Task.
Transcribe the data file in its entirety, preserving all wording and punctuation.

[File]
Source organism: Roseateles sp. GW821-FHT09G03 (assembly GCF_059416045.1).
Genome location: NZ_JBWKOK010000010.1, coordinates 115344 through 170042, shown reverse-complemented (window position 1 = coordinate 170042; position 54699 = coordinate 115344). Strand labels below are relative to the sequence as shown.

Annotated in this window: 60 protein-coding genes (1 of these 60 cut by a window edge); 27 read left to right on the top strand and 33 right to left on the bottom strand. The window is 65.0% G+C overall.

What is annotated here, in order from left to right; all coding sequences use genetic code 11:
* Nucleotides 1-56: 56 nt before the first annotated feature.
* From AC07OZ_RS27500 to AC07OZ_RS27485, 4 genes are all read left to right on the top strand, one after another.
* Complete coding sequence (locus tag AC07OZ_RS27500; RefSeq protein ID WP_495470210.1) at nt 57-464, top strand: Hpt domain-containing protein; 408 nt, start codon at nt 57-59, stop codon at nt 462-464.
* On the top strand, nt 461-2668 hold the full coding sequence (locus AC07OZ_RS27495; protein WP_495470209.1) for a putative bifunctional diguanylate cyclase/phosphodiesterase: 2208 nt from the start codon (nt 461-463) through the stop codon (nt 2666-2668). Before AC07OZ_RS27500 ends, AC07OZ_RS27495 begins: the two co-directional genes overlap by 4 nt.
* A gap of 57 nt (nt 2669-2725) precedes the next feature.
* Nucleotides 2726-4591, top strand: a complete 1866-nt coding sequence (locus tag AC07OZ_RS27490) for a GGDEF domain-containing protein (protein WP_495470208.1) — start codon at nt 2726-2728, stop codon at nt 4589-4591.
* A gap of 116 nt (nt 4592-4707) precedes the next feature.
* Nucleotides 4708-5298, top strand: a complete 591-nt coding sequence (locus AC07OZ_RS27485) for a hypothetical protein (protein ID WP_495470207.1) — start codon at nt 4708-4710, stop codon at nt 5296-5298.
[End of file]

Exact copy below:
Source organism: Roseateles sp. GW821-FHT09G03 (assembly GCF_059416045.1).
Genome location: NZ_JBWKOK010000010.1, coordinates 115344 through 170042, shown reverse-complemented (window position 1 = coordinate 170042; position 54699 = coordinate 115344). Strand labels below are relative to the sequence as shown.

Annotated in this window: 60 protein-coding genes (1 of these 60 cut by a window edge); 27 read left to right on the top strand and 33 right to left on the bottom strand. The window is 65.0% G+C overall.

What is annotated here, in order from left to right; all coding sequences use genetic code 11:
* Nucleotides 1-56: 56 nt before the first annotated feature.
* From AC07OZ_RS27500 to AC07OZ_RS27485, 4 genes are all read left to right on the top strand, one after another.
* Complete coding sequence (locus tag AC07OZ_RS27500; RefSeq protein ID WP_495470210.1) at nt 57-464, top strand: Hpt domain-containing protein; 408 nt, start codon at nt 57-59, stop codon at nt 462-464.
* On the top strand, nt 461-2668 hold the full coding sequence (locus AC07OZ_RS27495; protein WP_495470209.1) for a putative bifunctional diguanylate cyclase/phosphodiesterase: 2208 nt from the start codon (nt 461-463) through the stop codon (nt 2666-2668). Before AC07OZ_RS27500 ends, AC07OZ_RS27495 begins: the two co-directional genes overlap by 4 nt.
* A gap of 57 nt (nt 2669-2725) precedes the next feature.
* Nucleotides 2726-4591, top strand: a complete 1866-nt coding sequence (locus tag AC07OZ_RS27490) for a GGDEF domain-containing protein (protein WP_495470208.1) — start codon at nt 2726-2728, stop codon at nt 4589-4591.
* A gap of 116 nt (nt 4592-4707) precedes the next feature.
* Nucleotides 4708-5298, top strand: a complete 591-nt coding sequence (locus AC07OZ_RS27485) for a hypothetical protein (protein ID WP_495470207.1) — start codon at nt 4708-4710, stop codon at nt 5296-5298.